3 Confessions of a Vibrant Living Advocate: Confession #3

March 20, 2017
This 3rd installment of a 3-part blog series may bring a different, and much needed, perspective to your health journey. Learn more about the complexities and mysteries of being a body-owner; and how you can care for your health, and keep your sanity, all at the same time!

Happy Spring! Spring has sprung! Hooray, hooray. The light is longer; the snow melts faster; and I see teeny buds on some trees. Bring it on!

Today is the final confession in my 3-part blog series ?3 Confessions of a Vibrant Living Advocate.?
If you?missed one or both of those two, you can click on these links to check out Confession #1 and Confession #2.
And now on to the final confession, and an inside look as to WHY I chose to write this series.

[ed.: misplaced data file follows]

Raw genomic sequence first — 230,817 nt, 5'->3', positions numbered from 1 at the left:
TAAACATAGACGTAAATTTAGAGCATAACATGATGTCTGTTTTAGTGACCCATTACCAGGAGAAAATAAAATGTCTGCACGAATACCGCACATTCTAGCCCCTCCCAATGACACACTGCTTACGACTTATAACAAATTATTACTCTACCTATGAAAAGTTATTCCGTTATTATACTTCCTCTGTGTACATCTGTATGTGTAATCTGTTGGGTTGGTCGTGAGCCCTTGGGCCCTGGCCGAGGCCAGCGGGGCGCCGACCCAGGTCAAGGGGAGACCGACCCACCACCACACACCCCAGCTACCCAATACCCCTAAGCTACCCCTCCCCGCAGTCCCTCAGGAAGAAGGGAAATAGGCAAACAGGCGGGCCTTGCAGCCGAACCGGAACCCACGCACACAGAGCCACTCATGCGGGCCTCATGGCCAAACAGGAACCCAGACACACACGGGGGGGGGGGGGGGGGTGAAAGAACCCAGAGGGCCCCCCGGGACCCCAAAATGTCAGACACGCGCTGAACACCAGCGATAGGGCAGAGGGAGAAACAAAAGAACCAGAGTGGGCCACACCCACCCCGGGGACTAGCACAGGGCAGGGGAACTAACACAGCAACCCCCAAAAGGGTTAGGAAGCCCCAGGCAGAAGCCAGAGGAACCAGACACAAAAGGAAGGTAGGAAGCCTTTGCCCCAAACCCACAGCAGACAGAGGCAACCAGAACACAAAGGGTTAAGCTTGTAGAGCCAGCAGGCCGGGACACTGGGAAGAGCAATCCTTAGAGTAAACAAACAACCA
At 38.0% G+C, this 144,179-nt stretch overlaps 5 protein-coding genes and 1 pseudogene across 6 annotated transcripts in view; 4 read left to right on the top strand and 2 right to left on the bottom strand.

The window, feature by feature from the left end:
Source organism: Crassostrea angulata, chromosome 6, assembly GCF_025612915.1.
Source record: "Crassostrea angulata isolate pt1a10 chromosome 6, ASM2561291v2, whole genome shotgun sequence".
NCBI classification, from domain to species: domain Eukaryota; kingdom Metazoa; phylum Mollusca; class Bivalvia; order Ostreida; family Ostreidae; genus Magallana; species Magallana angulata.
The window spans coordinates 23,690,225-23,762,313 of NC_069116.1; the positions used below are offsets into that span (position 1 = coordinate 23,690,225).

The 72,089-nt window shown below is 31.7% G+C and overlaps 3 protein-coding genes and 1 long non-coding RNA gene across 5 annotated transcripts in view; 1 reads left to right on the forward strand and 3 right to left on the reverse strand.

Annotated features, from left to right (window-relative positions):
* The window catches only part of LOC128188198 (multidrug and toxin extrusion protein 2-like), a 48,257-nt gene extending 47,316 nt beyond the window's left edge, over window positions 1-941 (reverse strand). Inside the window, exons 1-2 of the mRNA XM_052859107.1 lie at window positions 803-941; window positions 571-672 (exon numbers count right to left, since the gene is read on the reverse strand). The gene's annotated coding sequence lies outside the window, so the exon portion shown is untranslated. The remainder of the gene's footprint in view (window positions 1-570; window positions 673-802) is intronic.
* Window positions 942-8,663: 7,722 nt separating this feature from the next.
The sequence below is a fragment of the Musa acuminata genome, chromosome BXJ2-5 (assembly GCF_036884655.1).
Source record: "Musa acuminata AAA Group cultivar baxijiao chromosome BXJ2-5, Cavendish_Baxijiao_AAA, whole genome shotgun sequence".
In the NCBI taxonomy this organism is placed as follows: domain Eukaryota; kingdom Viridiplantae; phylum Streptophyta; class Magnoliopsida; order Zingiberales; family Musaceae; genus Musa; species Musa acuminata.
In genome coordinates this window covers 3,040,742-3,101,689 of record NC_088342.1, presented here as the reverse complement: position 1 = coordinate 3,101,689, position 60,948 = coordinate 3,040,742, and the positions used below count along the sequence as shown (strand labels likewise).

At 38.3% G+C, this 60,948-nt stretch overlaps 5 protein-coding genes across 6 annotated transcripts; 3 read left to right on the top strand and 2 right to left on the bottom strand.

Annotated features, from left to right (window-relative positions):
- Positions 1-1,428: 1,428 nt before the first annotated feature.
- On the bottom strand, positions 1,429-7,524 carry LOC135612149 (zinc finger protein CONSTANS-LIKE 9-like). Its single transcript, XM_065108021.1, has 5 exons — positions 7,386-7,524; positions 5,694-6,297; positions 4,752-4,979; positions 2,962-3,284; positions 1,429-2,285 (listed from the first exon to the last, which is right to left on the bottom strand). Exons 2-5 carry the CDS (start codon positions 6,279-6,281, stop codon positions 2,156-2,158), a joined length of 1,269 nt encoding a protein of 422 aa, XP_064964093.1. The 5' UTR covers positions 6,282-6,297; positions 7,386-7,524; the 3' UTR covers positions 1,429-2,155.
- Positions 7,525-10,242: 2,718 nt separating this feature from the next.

Confession #3: I have health issues, too.
I have found it interesting, over the years, when folks show surprise?shock, even?when I mention a health challenge that I?ve had, or am having. I can assure you that I?ve had my share of health issues, just like everyone else. I had a long journey with ?IBS? that turned out to be simple gluten sensitivity. I?ve had muscular-skeletal issues most of my adult life. I?ve had blood labs that came back funky, requiring me to pivot, shift, and re-invent my self-care. And, I just had pneumonia last month, which knocked me down for 2 weeks. It would be boring for you to read all the specifics and details, so I won?t write this in a way that you end up using it to cure your insomnia.

So here?s the point: Health is not linear. The human organism, BodyMindSpirit, is not an equation. It CAN be cause and effect, like ?eat more veggies, and notice more energy,? but it also sometimes isn?t. What works for one person, doesn?t work for another. What works for one person, may not work for that same person at another time in their life! And, we can feel like we?re doing ?everything right? and then realize that we weren?t.

When I was working with the LIVESTRONG Program, creating and delivering lecture events for cancer survivors, I always gave this analogy: